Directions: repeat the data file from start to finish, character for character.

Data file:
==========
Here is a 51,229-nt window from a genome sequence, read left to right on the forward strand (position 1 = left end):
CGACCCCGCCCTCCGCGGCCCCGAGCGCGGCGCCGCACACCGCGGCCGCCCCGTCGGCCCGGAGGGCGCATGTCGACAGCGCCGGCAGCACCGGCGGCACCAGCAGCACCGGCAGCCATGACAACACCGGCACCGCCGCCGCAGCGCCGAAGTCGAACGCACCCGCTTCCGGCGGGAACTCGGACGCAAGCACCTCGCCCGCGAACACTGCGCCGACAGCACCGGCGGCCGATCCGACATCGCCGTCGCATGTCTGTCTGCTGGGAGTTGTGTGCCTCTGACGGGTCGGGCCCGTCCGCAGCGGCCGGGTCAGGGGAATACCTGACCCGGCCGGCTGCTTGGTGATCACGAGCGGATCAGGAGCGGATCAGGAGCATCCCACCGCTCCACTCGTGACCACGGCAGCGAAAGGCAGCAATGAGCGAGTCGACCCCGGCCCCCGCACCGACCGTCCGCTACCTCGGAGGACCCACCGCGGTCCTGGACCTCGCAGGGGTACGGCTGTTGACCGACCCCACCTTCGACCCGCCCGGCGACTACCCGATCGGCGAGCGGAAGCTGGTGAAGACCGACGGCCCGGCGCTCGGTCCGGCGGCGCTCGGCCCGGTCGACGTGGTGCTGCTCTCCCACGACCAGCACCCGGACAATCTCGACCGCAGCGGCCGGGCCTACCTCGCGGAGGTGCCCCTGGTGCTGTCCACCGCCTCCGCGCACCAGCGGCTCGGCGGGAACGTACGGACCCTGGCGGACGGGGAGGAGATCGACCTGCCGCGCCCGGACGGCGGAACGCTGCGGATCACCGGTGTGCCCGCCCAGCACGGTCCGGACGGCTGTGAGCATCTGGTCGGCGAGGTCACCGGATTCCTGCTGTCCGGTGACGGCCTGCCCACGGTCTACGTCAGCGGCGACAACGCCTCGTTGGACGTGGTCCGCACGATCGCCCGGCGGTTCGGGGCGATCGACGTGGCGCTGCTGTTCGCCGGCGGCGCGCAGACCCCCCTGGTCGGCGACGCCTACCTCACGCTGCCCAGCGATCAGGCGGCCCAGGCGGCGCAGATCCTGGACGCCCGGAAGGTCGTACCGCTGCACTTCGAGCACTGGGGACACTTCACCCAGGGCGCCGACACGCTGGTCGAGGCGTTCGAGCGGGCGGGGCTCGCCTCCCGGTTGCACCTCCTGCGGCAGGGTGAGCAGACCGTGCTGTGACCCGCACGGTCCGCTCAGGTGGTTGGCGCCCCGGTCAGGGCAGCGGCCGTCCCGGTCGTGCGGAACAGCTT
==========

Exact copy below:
Here is a 51,229-nt window from a genome sequence, read left to right on the forward strand (position 1 = left end):
CGACCCCGCCCTCCGCGGCCCCGAGCGCGGCGCCGCACACCGCGGCCGCCCCGTCGGCCCGGAGGGCGCATGTCGACAGCGCCGGCAGCACCGGCGGCACCAGCAGCACCGGCAGCCATGACAACACCGGCACCGCCGCCGCAGCGCCGAAGTCGAACGCACCCGCTTCCGGCGGGAACTCGGACGCAAGCACCTCGCCCGCGAACACTGCGCCGACAGCACCGGCGGCCGATCCGACATCGCCGTCGCATGTCTGTCTGCTGGGAGTTGTGTGCCTCTGACGGGTCGGGCCCGTCCGCAGCGGCCGGGTCAGGGGAATACCTGACCCGGCCGGCTGCTTGGTGATCACGAGCGGATCAGGAGCGGATCAGGAGCATCCCACCGCTCCACTCGTGACCACGGCAGCGAAAGGCAGCAATGAGCGAGTCGACCCCGGCCCCCGCACCGACCGTCCGCTACCTCGGAGGACCCACCGCGGTCCTGGACCTCGCAGGGGTACGGCTGTTGACCGACCCCACCTTCGACCCGCCCGGCGACTACCCGATCGGCGAGCGGAAGCTGGTGAAGACCGACGGCCCGGCGCTCGGTCCGGCGGCGCTCGGCCCGGTCGACGTGGTGCTGCTCTCCCACGACCAGCACCCGGACAATCTCGACCGCAGCGGCCGGGCCTACCTCGCGGAGGTGCCCCTGGTGCTGTCCACCGCCTCCGCGCACCAGCGGCTCGGCGGGAACGTACGGACCCTGGCGGACGGGGAGGAGATCGACCTGCCGCGCCCGGACGGCGGAACGCTGCGGATCACCGGTGTGCCCGCCCAGCACGGTCCGGACGGCTGTGAGCATCTGGTCGGCGAGGTCACCGGATTCCTGCTGTCCGGTGACGGCCTGCCCACGGTCTACGTCAGCGGCGACAACGCCTCGTTGGACGTGGTCCGCACGATCGCCCGGCGGTTCGGGGCGATCGACGTGGCGCTGCTGTTCGCCGGCGGCGCGCAGACCCCCCTGGTCGGCGACGCCTACCTCACGCTGCCCAGCGATCAGGCGGCCCAGGCGGCGCAGATCCTGGACGCCCGGAAGGTCGTACCGCTGCACTTCGAGCACTGGGGACACTTCACCCAGGGCGCCGACACGCTGGTCGAGGCGTTCGAGCGGGCGGGGCTCGCCTCCCGGTTGCACCTCCTGCGGCAGGGTGAGCAGACCGTGCTGTGACCCGCACGGTCCGCTCAGGTGGTTGGCGCCCCGGTCAGGGCAGCGGCCGTCCCGGTCGTGCGGAACAGCTT